New Book: Literatures of Exile in the English Revolution and its Aftermath, 1640-1690

Literatures of Exile in the English Revolution and its Aftermath, 1640-1690

edited by Philip Major

A new publication of early modern interest – and a Birkbeck connection – from Ashgate Publishing:

‘”Exile'” is a condition which places a special kind of strain on every aspect of a person’s life. Nevertheless, what these exiles learned from those they sometimes reluctantly engaged with contributed in important ways to their ways of thinking and writing once they returned. There were, too, continous currents of intellectual exchange between those in exile and those who remained behind. Only if we recognise this and take account of it can the intellectual and cultural history of the British Isles in the second half of the seventeenth century be fully understood. The essays in Literatures of Exile are eloquent testimony to the increased depth and richness to be discovered, if we scrutinise the surviving literary materials from this tumultuous political perion inclusively – from both inside and outside Britain.’

From the forward by Lisa Jardine, Queen Mary University of London, UK

Original and thought-provoking, this collection sheds new light on an important yet understudied feature of seventeenth-century England’s political and cultural landscape: exile. It considers exile both as physical displacement from England-to France, Germany, the Low Countries and America-and as inner, mental withdrawal. The essays assembled here demonstrate, among other things, both the shared and highly individual experiences in exile of figures conspicuously diverse in political and religious allegiance.

Foreword, Lisa Jardine
Introduction, Philip Major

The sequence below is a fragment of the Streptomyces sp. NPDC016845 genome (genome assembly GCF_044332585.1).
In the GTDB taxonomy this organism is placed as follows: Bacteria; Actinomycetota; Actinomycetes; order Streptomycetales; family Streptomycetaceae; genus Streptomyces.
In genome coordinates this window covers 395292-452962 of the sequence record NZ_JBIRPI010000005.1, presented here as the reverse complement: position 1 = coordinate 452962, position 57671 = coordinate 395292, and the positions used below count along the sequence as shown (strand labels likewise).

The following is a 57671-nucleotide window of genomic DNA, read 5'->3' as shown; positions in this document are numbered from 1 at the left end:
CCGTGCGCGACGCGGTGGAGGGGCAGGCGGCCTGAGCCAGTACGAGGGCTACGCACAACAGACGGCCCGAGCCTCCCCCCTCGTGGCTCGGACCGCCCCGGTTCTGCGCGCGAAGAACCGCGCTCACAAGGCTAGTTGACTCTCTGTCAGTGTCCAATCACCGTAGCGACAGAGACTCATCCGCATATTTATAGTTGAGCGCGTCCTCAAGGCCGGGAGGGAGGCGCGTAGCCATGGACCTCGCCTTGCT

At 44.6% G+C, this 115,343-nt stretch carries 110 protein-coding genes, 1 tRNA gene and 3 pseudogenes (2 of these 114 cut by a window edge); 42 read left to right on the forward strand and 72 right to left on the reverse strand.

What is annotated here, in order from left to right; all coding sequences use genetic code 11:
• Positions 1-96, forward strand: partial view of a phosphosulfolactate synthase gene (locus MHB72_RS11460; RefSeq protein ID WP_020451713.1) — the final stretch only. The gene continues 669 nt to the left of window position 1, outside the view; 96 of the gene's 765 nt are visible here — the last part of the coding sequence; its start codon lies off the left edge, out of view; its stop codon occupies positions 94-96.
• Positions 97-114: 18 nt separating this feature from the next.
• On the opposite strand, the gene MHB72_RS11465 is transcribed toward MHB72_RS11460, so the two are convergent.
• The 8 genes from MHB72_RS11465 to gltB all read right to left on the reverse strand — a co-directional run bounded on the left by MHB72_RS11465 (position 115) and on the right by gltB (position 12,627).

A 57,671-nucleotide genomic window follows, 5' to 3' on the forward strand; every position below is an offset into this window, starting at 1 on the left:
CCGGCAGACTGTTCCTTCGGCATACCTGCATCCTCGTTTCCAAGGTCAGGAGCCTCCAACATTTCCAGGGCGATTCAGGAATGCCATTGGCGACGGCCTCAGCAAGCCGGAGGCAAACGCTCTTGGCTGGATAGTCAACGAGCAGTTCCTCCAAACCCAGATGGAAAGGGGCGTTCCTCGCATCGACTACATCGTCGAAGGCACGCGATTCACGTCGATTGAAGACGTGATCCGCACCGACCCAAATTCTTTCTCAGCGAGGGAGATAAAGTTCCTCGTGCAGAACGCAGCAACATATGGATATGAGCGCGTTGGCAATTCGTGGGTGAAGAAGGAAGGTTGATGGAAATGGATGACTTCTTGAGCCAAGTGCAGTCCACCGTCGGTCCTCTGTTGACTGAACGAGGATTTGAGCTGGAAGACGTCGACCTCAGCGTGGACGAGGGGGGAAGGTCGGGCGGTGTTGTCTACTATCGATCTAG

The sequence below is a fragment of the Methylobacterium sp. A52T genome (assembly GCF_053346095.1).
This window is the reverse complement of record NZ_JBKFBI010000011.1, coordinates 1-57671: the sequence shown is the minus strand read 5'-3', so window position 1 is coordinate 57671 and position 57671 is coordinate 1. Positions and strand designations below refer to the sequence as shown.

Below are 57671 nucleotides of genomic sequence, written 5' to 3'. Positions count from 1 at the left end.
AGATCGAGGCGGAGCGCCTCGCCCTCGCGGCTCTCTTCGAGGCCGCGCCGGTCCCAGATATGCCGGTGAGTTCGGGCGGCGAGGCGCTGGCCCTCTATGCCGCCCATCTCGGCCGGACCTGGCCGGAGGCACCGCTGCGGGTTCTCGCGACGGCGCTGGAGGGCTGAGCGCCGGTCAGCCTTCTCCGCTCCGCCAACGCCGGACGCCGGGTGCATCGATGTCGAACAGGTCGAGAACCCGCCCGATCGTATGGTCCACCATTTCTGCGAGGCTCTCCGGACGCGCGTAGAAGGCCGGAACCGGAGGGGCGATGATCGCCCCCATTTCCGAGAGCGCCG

Exiles, expatriates, and travellers: towards a cultural and intellectual history of the English abroad, 1640–1660, Timothy Raylor
Disruptions and evocations of family amongst Royalist exiles, Ann Hughes and Julie Sanders
A broken broker in Antwerp: William Aylesbury and the Duke of Buckingham’s goods, 1648–1650, Katrien Daemen-de Gelder and J.P. Vander Motten
A tortoise in the shell: Royalist and Anglican experience of exile in the 1650s, Marika Keblusek
Exile, apostasy and Anglicanism in the English Revolution, Sarah Mortimer
Exile in Europe during the English Revolution and its literary impact, Nigel Smith
Abraham Cowley and the ends of poetry, Christopher D’Addario
‘Not sure of safety’: Hobbes and exile, James Loxley
‘A poor exile stranger’: William Goffe in New England, Philip Major
‘The good old cause for which I suffer’: the life of a regicide in exile, Jason Peacey
Bibliography; Index.

About the Editor:
Philip Major teaches English at Birkbeck College, University of London. He has published widely on seventeenth-century literature and is currently writing a monograph on the works of Thomas, 3rd Lord Fairfax.

Members of the Birkbeck Early Modern Society can claim a 20% discount by downloading the form here: BEMSLiteraturesofExile. (A code is available on the form for online orders.)

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